USA prison made is an interesting story. Another Made in the USA is the Made in (Saipan) USA story that thankfully came to a halt in 2009.
...in the 1980s, garment manufacturing became one of the main economic driving forces in Saipan when the U.S. government agreed that the Commonweath of Northern Mariana Islands would be exempted from certain federal minimum wage and immigration laws. While one result of these changes was an increase in hotels and tourism, the main consequence was that dozens of garment factories opened and clothing manufacturing became the island's chief economic force, employing thousands of foreign contract laborers (mostly young Chinese women) at low wages. *The manufacturers could legally label these low cost garments "Made in the U.S.A." and the clothing shipped to the U.S. market was also exempt from U.S. tariffs*. By 1998, the Saipan garment industry exported close to $1 billion worth of apparel products to the mainland. The working conditions and treatment experienced by employees in these factories were the subject of controversy and criticism [https://en.wikipedia.org/wiki/Saipan]
The End of an Era
The Garment Factory Era on Saipan has come to an end. From a high of 36 factories back in the mid to late 1990s, the last factory closed on January 15, 2009.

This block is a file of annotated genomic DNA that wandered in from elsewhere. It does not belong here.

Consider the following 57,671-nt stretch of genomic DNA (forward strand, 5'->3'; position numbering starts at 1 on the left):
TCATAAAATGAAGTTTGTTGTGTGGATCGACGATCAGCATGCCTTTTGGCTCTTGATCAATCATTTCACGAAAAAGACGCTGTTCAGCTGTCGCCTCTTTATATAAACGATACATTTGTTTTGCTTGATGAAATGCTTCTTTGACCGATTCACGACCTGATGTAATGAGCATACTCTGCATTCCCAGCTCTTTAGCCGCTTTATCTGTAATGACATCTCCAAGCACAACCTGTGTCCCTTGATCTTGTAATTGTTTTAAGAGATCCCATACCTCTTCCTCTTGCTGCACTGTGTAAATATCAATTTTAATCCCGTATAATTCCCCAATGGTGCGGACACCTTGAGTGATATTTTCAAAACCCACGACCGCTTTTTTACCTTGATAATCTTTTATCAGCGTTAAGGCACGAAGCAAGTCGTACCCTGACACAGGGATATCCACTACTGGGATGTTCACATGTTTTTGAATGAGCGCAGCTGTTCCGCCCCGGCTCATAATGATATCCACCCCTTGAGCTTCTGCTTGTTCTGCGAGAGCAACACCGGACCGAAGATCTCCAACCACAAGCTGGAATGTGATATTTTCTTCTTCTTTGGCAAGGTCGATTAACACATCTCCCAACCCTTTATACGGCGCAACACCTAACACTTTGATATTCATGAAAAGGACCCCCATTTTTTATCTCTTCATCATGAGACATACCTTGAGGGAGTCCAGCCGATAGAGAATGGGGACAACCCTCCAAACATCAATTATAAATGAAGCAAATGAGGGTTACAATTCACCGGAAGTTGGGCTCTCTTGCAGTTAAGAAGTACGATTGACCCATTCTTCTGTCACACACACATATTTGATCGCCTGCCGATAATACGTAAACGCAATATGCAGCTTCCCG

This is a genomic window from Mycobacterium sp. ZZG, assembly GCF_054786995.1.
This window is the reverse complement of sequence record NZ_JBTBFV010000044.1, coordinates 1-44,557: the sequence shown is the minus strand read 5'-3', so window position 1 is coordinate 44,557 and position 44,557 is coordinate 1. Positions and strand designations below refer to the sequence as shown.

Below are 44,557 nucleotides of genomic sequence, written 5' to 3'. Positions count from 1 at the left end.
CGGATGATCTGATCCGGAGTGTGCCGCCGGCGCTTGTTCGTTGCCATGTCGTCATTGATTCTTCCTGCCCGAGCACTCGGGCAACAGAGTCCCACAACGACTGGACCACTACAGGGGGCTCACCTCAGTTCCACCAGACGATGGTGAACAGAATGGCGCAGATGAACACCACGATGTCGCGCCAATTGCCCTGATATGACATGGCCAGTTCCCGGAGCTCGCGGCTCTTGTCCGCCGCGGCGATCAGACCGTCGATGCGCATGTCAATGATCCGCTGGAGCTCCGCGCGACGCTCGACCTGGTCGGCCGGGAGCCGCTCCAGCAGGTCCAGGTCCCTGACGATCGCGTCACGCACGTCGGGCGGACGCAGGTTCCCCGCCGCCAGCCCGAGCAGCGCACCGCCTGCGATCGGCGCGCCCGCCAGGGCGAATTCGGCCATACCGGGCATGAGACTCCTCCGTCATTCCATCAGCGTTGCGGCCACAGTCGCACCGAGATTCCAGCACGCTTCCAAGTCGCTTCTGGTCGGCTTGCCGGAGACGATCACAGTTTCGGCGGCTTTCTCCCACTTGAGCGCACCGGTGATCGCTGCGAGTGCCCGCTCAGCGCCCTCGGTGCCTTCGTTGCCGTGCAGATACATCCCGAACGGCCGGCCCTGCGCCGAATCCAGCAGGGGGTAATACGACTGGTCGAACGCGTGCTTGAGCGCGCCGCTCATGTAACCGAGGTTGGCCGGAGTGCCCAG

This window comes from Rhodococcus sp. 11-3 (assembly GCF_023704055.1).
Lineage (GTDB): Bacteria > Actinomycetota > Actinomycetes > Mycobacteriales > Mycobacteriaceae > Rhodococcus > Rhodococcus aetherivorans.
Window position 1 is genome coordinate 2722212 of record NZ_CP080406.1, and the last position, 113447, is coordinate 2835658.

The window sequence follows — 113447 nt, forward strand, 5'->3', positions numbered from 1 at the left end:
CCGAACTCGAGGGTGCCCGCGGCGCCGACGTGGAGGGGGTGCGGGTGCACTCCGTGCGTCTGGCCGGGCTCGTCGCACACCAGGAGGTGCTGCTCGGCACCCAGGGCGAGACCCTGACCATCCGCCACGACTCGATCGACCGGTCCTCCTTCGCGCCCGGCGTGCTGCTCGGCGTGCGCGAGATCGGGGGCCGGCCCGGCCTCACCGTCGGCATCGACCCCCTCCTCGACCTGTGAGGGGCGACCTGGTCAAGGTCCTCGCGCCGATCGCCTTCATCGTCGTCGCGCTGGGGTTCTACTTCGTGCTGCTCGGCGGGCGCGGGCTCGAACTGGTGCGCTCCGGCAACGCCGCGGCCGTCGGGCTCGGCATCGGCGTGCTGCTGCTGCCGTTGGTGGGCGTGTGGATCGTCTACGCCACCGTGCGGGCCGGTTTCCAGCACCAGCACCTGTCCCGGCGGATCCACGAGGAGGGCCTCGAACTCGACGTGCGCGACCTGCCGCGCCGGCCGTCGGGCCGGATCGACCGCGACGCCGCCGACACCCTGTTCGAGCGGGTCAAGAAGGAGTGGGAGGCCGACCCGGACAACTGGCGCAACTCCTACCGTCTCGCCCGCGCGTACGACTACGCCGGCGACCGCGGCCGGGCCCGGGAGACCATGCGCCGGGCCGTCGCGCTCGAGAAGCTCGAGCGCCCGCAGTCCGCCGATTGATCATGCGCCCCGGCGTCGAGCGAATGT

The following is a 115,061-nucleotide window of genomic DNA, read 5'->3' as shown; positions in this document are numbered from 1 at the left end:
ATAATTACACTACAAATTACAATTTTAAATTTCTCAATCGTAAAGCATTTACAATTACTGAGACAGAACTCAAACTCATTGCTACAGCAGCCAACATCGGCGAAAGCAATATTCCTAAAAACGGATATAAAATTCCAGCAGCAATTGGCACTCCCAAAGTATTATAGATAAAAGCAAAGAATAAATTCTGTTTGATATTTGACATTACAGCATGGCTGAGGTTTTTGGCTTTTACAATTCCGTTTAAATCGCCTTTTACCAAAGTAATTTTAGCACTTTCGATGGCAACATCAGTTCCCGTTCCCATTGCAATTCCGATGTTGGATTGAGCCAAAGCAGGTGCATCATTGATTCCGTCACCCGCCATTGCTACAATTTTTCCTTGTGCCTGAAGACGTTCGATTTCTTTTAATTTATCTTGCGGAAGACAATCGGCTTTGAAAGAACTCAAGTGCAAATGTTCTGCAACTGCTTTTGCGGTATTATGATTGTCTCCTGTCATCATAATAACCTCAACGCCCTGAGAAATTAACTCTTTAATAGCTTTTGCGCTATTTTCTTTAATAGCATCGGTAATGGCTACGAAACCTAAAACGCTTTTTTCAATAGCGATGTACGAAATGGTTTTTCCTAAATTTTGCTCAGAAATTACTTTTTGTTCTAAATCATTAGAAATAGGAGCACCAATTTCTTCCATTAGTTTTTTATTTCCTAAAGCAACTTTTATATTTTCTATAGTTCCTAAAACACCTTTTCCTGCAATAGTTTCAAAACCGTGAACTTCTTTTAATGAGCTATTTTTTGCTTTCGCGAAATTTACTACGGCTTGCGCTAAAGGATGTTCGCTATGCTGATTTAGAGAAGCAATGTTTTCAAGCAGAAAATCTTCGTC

Gone are the throngs of Chinese girls walking arm in arm along Beach road. Gone are the vans shuttling the girls from their barracks to shop at and congregate at Fiesta Mall, outside Sunleader Supermarket, San Jose Mart or 99 Cents Store. The girls riding their bicycles to and from work, while holding umbrellas to shield themselves from the sun are few and far between.
But while the closures are beyond debate, opinions about the factories themselves, what they represented, and what their ultimate legacy will be in the ongoing story of Saipan rages on.
There are those who saw them as a good thing, a boon to the local economy, providing jobs and tax revenue. Others see them as a blight, a blemish on the reputation and perception of Saipan, CNMI.